The amount of money advanced to the UK’s smallest businesses through invoice finance is skyrocketing, according to the Asset Based Finance Association

According to the Asset Based Finance Association, the amount of money advanced to the UK’s smallest businesses through invoice finance has skyrocketed.

ABFA chief executive Jeff Longhurst said small businesses are borrowing against unpaid invoices for growth plans, to expand order books and to increase cash flow to help manage the risk of irrecoverable debts.

This funding has increased in the face of the reluctance of conventional lenders to lend money to small businesses. Following the Brexit vote, it also proved an attractive way to hedge against currency fluctuations.

Margin: Badgequo chief executive Kai Arter has locked in euro rates

The ABFA, which represents the industry in the UK and Ireland, said loans reached £711million in the first quarter of 2016, a 63% increase from £435million for the same period in 2015.

He claimed the amount advanced was the biggest year-on-year increase “since the recession”.

Small businesses using invoice financing received an average of £52,000 in the first quarter, compared to an average of £32,000 in the same period of 2015.

Around 80% of asset-based financing is invoice financing, while the rest is asset-based lending, where in addition to debt, businesses can raise funds secured by a range of other assets they own, including inventory, property and machinery.

Following the EU referendum, Bibby Financial Services, the UK’s leading bill finance specialist, has seen an increase in enquiries, according to chief executive Mark Lindsay.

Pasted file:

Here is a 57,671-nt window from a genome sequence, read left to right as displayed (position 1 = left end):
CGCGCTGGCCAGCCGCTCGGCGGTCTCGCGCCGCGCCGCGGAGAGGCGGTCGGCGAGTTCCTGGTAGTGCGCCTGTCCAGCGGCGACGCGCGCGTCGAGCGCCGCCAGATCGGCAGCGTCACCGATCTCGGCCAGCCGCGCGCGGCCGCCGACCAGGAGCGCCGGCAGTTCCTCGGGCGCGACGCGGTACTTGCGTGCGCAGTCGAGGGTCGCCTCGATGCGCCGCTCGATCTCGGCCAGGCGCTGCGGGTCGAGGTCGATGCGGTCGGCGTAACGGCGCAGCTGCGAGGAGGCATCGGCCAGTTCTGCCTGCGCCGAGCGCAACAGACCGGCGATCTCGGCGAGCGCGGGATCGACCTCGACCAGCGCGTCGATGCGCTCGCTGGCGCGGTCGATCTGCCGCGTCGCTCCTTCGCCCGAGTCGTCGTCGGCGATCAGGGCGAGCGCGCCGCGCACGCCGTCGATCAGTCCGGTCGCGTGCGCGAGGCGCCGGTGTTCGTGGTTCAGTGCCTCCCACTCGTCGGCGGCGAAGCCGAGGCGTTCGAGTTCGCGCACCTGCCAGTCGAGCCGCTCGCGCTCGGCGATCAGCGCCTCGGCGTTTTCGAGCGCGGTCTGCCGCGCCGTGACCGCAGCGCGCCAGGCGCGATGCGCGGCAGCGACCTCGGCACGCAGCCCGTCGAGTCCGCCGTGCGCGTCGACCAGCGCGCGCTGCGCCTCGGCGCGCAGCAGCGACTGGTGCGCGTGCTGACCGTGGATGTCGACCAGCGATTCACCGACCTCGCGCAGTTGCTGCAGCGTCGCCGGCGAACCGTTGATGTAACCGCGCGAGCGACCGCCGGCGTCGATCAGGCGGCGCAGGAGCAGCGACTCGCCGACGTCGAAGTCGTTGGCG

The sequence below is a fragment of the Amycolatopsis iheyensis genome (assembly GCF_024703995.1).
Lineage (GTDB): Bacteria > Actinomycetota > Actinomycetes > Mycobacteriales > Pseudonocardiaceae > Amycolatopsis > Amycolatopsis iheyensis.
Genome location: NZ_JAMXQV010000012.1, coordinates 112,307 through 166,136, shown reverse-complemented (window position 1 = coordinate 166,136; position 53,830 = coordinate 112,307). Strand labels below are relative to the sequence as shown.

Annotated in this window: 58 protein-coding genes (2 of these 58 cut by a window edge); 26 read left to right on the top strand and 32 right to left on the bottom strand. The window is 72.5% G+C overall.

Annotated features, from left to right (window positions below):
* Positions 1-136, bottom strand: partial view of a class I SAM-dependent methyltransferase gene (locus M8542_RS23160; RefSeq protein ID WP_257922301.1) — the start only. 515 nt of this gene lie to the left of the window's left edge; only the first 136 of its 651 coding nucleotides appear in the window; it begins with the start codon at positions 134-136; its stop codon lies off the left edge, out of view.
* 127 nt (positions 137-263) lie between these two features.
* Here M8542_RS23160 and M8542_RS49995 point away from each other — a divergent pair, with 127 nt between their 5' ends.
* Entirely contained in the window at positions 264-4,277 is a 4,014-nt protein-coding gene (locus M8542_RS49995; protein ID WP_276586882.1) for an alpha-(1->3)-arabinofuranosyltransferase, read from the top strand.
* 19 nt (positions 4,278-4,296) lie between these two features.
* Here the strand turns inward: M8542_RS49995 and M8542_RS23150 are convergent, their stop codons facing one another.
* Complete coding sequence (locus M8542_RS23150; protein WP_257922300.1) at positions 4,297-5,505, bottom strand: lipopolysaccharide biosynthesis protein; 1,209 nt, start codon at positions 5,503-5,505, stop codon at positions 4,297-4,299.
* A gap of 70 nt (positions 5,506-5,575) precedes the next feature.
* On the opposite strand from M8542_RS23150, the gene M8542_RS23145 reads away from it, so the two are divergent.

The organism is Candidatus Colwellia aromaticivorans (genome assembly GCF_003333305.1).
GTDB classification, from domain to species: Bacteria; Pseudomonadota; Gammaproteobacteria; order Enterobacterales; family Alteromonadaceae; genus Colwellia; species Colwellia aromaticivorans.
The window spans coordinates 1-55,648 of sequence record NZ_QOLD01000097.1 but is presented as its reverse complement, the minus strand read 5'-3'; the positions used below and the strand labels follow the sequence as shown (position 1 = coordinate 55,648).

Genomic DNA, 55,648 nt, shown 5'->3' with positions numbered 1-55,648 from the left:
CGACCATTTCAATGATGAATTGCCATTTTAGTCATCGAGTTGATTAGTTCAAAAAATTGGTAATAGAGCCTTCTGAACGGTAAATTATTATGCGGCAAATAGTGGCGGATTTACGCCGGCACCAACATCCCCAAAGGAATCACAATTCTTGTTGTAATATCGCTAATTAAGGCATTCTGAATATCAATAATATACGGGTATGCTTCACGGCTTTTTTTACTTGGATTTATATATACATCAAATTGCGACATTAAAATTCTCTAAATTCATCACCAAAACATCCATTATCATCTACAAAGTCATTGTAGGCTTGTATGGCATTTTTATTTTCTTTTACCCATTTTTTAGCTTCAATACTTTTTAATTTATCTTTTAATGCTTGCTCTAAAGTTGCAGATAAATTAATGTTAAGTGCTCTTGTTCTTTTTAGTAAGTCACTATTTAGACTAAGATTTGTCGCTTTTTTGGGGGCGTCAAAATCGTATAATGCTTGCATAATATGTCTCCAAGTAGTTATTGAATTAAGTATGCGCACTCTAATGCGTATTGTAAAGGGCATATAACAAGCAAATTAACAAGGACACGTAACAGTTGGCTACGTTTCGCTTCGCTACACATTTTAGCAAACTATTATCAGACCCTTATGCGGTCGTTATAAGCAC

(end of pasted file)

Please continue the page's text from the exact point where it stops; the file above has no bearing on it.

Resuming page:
The ABFA said loans reached £711m in the first quarter of 2016, a 63% increase from £435m for the same period in 2015.

The ABFA said loans reached £711m in the first quarter of 2016, a 63% increase from £435m for the same period in 2015.

He said: “A lot of people are asking how we think the markets are likely to develop as they’re now looking to react to market volatility around currency exchange rates and uncertainty around international markets.”

One of the companies Bibby works with is 30-year-old cosmetics company Badgequo, based in Keighley, West Yorkshire, which imports its products from China and then sells them to UK retailers as well as 20 markets around the continent.

Prior to the Brexit vote, Bibby worked with Badgequo to fund a large purchase from its supplier, protecting the business from currency volatility.

This agreement allowed the company to guarantee its prices until December, thus ensuring security and certainty in its planning and forecasts.

It has also been able to lock in a euro exchange rate, as many of its products are sold throughout the EU.

Badgequo managing director Kai Arter said: “We have a substantial facility in place with Bibby which covers trade finance, for the purchase of stock from the Far East from our manufacturers.”

But it also covers exchange facilities. We buy dollars forward and we sell euros forward. So it really gives us the opportunity to protect our margin as we would in the normal course of business anyway.

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